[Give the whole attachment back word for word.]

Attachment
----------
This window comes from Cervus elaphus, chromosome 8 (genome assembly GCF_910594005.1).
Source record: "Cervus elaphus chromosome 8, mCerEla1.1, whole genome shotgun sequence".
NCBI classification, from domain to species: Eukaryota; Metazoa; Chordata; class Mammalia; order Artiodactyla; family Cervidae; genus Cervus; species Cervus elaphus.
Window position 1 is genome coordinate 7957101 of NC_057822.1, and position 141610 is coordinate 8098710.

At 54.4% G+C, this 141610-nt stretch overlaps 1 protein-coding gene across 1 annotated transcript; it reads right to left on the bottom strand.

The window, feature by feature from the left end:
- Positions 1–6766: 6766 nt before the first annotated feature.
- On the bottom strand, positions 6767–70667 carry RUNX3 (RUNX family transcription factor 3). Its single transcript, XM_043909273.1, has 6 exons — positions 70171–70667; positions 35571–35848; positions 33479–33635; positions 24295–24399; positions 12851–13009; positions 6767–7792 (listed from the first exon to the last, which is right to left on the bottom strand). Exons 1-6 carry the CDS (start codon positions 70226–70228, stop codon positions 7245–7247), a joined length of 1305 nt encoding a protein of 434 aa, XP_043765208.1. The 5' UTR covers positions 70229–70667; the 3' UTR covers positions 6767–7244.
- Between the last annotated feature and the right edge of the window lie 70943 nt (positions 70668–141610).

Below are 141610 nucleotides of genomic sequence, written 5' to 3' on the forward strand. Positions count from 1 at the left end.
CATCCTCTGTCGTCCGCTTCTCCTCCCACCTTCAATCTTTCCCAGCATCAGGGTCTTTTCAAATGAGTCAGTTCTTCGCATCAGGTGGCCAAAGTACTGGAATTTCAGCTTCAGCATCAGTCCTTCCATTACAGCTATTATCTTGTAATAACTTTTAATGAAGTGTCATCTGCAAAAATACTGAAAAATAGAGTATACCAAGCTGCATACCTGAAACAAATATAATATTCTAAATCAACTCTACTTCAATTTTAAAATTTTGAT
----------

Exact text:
This window comes from Cervus elaphus, chromosome 8 (genome assembly GCF_910594005.1).
Source record: "Cervus elaphus chromosome 8, mCerEla1.1, whole genome shotgun sequence".
NCBI classification, from domain to species: Eukaryota; Metazoa; Chordata; class Mammalia; order Artiodactyla; family Cervidae; genus Cervus; species Cervus elaphus.
Window position 1 is genome coordinate 7957101 of NC_057822.1, and position 141610 is coordinate 8098710.

At 54.4% G+C, this 141610-nt stretch overlaps 1 protein-coding gene across 1 annotated transcript; it reads right to left on the bottom strand.

The window, feature by feature from the left end:
- Positions 1–6766: 6766 nt before the first annotated feature.
- On the bottom strand, positions 6767–70667 carry RUNX3 (RUNX family transcription factor 3). Its single transcript, XM_043909273.1, has 6 exons — positions 70171–70667; positions 35571–35848; positions 33479–33635; positions 24295–24399; positions 12851–13009; positions 6767–7792 (listed from the first exon to the last, which is right to left on the bottom strand). Exons 1-6 carry the CDS (start codon positions 70226–70228, stop codon positions 7245–7247), a joined length of 1305 nt encoding a protein of 434 aa, XP_043765208.1. The 5' UTR covers positions 70229–70667; the 3' UTR covers positions 6767–7244.
- Between the last annotated feature and the right edge of the window lie 70943 nt (positions 70668–141610).

Below are 141610 nucleotides of genomic sequence, written 5' to 3' on the forward strand. Positions count from 1 at the left end.
CATCCTCTGTCGTCCGCTTCTCCTCCCACCTTCAATCTTTCCCAGCATCAGGGTCTTTTCAAATGAGTCAGTTCTTCGCATCAGGTGGCCAAAGTACTGGAATTTCAGCTTCAGCATCAGTCCTTCCATTACAGCTATTATCTTGTAATAACTTTTAATGAAGTGTCATCTGCAAAAATACTGAAAAATAGAGTATACCAAGCTGCATACCTGAAACAAATATAATATTCTAAATCAACTCTACTTCAATTTTAAAATTTTGAT